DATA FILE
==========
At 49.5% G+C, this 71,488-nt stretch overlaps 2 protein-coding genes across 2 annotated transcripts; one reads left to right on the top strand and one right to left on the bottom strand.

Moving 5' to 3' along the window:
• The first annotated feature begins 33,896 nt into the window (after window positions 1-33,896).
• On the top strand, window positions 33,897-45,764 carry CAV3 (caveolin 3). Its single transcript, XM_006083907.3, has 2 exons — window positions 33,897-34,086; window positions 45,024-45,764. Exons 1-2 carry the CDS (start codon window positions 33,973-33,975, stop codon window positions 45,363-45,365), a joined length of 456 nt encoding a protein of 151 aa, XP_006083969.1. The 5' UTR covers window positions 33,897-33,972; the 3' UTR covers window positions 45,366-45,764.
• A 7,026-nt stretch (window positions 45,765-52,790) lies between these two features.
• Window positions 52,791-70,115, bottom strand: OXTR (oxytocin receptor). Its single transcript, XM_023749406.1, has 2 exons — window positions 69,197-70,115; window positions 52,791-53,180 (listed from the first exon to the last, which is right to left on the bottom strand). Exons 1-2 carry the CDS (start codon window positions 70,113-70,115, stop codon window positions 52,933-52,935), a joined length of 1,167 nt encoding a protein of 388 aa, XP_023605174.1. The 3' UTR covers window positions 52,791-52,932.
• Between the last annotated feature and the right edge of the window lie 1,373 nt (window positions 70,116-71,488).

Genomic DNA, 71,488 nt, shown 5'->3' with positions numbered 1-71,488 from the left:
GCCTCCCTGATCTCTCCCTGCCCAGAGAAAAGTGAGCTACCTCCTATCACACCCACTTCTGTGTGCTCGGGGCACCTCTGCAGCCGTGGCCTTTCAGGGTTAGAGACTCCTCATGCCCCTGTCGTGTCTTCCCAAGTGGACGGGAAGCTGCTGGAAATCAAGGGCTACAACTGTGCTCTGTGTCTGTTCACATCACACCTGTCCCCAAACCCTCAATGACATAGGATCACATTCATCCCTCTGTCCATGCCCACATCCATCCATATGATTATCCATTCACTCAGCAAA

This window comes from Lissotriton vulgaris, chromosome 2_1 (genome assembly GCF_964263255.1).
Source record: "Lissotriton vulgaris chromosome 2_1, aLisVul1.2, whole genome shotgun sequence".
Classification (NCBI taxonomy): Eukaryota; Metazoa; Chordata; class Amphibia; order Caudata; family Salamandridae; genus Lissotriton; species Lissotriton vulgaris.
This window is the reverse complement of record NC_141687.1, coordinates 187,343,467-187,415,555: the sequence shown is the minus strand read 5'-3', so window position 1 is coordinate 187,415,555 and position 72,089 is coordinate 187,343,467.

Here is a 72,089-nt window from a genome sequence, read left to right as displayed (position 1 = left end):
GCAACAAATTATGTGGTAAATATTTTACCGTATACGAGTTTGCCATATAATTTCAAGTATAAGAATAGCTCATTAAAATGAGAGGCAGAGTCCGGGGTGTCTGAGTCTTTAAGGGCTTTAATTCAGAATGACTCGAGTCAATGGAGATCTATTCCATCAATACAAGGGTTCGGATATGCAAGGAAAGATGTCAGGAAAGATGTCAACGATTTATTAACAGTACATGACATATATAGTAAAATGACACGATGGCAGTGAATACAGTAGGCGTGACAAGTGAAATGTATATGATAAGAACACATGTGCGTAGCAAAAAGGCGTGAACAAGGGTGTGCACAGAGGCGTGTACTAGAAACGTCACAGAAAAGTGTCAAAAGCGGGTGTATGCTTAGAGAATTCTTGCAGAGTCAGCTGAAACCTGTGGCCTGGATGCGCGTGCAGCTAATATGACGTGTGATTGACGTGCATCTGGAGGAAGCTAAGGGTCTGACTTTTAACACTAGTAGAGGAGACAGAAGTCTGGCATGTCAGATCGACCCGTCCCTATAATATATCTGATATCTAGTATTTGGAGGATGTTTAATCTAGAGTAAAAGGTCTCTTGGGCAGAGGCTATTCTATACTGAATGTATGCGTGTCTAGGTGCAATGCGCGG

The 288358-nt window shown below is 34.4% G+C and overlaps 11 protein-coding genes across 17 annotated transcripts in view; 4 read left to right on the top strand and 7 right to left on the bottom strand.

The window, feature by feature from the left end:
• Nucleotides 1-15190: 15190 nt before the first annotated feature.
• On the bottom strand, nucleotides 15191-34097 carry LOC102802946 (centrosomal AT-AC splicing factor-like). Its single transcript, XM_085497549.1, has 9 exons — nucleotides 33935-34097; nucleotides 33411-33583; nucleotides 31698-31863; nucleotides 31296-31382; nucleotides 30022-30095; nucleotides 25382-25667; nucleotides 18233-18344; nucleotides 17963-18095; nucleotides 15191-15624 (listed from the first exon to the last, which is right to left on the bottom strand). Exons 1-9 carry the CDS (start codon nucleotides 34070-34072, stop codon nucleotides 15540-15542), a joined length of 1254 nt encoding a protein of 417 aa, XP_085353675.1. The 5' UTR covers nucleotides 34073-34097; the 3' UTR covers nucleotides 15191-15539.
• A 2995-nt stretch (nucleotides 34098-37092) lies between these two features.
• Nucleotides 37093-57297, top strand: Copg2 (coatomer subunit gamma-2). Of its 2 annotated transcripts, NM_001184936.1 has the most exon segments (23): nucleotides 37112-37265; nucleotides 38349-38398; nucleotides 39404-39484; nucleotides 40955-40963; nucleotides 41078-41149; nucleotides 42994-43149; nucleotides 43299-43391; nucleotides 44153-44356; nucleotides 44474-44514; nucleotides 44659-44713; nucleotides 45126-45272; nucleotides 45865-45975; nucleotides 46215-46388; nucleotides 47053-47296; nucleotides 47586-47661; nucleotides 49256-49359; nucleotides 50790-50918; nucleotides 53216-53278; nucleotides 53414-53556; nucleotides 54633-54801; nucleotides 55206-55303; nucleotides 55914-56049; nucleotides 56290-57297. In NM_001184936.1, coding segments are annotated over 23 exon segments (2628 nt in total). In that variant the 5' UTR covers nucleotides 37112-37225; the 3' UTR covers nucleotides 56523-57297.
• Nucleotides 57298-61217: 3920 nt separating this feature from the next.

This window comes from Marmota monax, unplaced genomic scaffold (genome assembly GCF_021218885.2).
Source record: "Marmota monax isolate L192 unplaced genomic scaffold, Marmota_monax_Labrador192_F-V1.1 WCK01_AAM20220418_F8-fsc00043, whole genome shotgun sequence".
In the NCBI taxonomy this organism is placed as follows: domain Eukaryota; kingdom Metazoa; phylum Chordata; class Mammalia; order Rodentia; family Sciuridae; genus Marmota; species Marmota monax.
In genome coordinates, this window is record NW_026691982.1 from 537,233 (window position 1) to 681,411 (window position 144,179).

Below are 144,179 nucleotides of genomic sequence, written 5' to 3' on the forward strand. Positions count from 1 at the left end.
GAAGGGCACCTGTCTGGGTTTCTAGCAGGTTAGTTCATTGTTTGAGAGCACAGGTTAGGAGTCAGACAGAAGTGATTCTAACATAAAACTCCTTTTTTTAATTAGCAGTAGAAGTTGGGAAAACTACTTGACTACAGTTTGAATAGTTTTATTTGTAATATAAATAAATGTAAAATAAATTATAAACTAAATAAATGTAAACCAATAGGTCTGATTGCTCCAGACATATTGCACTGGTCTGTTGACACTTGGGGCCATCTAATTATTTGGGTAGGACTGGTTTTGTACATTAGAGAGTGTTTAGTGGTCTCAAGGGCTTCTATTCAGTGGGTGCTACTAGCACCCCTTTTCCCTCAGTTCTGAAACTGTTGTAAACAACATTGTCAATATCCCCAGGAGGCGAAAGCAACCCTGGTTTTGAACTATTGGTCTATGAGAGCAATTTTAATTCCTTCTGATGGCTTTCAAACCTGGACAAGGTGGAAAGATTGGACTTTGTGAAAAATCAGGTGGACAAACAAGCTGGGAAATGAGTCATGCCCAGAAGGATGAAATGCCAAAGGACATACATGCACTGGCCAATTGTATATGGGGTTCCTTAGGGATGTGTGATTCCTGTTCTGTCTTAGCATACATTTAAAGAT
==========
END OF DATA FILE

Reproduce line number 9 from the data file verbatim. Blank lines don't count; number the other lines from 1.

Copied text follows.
GCCTCCCTGATCTCTCCCTGCCCAGAGAAAAGTGAGCTACCTCCTATCACACCCACTTCTGTGTGCTCGGGGCACCTCTGCAGCCGTGGCCTTTCAGGGTTAGAGACTCCTCATGCCCCTGTCGTGTCTTCCCAAGTGGACGGGAAGCTGCTGGAAATCAAGGGCTACAACTGTGCTCTGTGTCTGTTCACATCACACCTGTCCCCAAACCCTCAATGACATAGGATCACATTCATCCCTCTGTCCATGCCCACATCCATCCATATGATTATCCATTCACTCAGCAAA